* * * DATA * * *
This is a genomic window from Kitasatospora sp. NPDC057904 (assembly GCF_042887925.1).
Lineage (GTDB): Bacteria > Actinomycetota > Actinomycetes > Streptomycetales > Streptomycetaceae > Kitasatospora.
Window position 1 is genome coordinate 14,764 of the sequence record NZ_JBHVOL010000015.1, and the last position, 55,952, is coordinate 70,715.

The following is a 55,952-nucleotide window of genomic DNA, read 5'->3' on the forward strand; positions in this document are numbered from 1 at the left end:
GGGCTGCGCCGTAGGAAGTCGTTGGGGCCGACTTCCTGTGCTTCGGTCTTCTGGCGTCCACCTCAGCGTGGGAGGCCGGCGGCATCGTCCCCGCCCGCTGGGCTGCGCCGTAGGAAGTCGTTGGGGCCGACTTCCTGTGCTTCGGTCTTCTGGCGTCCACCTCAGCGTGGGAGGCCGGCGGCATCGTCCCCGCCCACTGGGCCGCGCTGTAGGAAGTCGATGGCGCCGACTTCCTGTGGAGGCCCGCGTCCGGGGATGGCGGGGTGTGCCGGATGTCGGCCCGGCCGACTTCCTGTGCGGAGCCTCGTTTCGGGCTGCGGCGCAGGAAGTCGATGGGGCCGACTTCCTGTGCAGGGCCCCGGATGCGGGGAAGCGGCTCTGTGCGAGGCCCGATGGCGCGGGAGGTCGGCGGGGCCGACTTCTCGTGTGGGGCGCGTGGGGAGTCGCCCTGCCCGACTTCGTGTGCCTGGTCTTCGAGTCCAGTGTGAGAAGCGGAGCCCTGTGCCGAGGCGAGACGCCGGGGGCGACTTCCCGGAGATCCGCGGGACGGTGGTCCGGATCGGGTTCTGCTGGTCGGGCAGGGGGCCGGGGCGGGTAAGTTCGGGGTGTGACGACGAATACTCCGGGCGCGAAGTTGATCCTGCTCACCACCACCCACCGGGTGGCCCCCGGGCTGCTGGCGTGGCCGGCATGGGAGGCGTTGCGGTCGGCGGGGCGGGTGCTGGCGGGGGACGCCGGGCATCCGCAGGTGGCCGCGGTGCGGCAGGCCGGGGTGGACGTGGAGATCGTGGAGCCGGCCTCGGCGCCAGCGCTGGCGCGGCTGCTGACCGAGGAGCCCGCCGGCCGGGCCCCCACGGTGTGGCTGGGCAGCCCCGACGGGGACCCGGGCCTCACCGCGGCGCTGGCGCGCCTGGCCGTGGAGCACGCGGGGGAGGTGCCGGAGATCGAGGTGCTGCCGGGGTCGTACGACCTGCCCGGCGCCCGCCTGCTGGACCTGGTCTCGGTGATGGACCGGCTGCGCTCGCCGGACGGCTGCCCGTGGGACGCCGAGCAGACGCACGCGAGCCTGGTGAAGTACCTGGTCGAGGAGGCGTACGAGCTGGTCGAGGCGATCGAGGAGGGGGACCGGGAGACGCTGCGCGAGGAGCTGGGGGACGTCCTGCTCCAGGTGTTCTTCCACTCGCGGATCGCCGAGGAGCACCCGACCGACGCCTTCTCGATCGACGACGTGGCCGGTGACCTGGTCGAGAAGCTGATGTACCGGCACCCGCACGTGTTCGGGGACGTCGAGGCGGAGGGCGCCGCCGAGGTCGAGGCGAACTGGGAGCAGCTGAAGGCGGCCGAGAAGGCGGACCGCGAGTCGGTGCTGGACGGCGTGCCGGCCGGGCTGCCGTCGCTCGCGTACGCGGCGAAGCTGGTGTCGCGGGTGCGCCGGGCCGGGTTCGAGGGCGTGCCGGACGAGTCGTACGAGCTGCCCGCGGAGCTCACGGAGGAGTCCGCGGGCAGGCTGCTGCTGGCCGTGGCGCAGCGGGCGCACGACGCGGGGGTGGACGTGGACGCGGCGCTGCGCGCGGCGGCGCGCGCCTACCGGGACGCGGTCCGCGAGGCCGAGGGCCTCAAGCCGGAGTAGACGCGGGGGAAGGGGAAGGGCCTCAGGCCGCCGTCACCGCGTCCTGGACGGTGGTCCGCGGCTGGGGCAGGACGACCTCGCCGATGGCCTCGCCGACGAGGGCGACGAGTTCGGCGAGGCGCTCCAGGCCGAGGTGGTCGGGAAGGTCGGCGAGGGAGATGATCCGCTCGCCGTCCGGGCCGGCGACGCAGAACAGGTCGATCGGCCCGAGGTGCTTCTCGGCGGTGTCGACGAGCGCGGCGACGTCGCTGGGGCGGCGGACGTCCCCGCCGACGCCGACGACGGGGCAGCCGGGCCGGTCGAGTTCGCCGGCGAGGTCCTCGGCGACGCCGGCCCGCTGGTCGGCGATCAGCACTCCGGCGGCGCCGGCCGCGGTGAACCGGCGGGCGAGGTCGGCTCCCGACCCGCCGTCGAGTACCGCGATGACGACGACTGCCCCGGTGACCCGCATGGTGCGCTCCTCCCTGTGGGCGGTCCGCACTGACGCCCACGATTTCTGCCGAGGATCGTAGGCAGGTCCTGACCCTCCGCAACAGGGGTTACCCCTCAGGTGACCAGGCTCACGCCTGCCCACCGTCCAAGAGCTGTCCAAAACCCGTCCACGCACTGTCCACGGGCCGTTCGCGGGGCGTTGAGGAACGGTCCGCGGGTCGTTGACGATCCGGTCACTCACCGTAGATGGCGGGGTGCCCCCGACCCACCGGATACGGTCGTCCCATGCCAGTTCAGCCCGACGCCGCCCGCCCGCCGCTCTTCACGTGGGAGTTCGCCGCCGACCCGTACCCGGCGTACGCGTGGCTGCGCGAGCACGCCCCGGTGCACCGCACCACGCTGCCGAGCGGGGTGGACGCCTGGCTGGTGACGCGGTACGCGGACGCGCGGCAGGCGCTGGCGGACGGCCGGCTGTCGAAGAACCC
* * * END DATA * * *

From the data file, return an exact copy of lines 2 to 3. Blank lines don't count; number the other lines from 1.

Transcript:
Lineage (GTDB): Bacteria > Actinomycetota > Actinomycetes > Streptomycetales > Streptomycetaceae > Kitasatospora.
Window position 1 is genome coordinate 14,764 of the sequence record NZ_JBHVOL010000015.1, and the last position, 55,952, is coordinate 70,715.